WASHINGTON -- Describing a sound immigration system as critical to economic growth, renowned investor Warren Buffett said Sunday that it's time lawmakers in Washington establish "a more logical immigration policy" to attract talent to the U.S. workforce.
"We've been bouncing this one around for a considerable period of time," Buffett said in an interview on ABC's "This Week." "I think we should have a more logical immigration policy. It would mean we would attract a lot of people, but we would attract the people we want to attract in particular -- in terms of education, tens or hundreds of thousands of people. We enhance their talents and have them stick around here."
A bipartisan group in the Senate has produced a comprehensive immigration package that President Obama has said he would like to sign this year.
The bill has divided many Republicans over the so-called "pathway to citizenship" it would offer for the estimated 11 million undocumented immigrants currently in the country. Sen. Marco Rubio (R-Fla.), who helped put the package together, has said that the bill wouldn't pass the GOP-controlled House as it currently stands.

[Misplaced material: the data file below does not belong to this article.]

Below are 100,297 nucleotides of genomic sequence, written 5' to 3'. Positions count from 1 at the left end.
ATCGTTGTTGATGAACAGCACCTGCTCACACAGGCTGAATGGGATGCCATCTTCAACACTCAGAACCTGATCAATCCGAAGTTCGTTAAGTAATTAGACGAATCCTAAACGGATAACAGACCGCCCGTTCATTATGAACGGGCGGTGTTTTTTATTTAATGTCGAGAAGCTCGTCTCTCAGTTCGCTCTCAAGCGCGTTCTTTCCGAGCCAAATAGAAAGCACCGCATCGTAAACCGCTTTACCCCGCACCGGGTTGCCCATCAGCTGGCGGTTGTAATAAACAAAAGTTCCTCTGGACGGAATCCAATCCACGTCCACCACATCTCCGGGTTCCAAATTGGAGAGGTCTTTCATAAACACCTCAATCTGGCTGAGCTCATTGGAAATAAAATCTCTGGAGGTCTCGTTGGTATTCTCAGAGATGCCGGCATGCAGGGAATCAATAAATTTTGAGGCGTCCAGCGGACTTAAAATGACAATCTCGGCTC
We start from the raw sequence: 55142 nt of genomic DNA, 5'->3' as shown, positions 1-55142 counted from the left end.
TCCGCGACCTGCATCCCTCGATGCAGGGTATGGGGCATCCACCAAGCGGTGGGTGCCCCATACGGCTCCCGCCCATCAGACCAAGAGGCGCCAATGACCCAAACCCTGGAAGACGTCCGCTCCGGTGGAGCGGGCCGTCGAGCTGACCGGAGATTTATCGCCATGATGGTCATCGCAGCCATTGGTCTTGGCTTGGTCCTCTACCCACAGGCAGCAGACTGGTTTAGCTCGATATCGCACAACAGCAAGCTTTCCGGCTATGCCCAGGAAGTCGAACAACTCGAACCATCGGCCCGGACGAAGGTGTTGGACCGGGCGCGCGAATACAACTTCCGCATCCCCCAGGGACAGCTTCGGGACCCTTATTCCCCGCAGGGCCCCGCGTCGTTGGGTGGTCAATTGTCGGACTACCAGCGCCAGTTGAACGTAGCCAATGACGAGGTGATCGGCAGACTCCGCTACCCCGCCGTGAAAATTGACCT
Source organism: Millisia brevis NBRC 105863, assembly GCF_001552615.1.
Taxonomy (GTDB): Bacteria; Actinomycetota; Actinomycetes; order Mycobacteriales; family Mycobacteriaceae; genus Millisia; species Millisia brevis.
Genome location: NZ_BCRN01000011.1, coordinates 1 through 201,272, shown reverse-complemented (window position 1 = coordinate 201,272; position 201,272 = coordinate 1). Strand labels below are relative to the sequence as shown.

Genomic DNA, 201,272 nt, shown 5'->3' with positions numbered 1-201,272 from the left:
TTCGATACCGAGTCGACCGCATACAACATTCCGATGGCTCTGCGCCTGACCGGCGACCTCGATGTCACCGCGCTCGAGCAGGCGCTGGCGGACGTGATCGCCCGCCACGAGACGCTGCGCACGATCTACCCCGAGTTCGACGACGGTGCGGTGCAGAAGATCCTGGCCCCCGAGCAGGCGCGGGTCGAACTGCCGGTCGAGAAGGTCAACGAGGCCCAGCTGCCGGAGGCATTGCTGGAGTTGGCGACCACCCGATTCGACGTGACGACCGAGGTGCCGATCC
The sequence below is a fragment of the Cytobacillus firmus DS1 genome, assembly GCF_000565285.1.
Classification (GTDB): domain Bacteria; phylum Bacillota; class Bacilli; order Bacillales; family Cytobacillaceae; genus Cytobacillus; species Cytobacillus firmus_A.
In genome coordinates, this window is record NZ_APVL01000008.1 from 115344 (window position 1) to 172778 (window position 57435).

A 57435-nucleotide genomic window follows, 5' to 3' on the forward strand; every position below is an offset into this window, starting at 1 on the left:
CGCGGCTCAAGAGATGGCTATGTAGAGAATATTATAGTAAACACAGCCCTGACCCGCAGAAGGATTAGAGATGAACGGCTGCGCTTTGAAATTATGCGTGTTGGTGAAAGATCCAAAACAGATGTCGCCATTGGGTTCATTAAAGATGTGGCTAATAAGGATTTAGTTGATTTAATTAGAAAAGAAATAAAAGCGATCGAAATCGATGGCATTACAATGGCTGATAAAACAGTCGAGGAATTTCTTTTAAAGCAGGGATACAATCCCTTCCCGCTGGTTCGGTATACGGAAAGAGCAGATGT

With the package's future now uncertain, Senate Majority Whip Dick Durbin (D-Ill.), a member of the so-called gang of eight, said on Sunday that the bill isn't perfect, but that the lawmakers who created it need to "stand by the basic agreement" in it.
"We've got to basically stick to the standard of what we've established, what we've agreed over the last three months," Durbin told Candy Crowley on "State of the Union."
Making an economic case for a pathway to citizenship, Buffett said Sunday that the reform package should "certainly offer [undocumented immigrants] the chance to become citizens" to deepen the talent pool of the labor force. Buffett's argument echoes that of much of the U.S. business community, particularly Silicon Valley, whose executives have long complained about a lack of access to visas for computer engineers and other tech workers.
Speaking of political gridlock generally, Buffett bemoaned the "more partisan" atmosphere on Capitol Hill, which he attributed partly to a primary process that weeds out moderate candidates.
"It's tough to watch what happens in Washington," Buffett said. "It's gotten more and more partisan."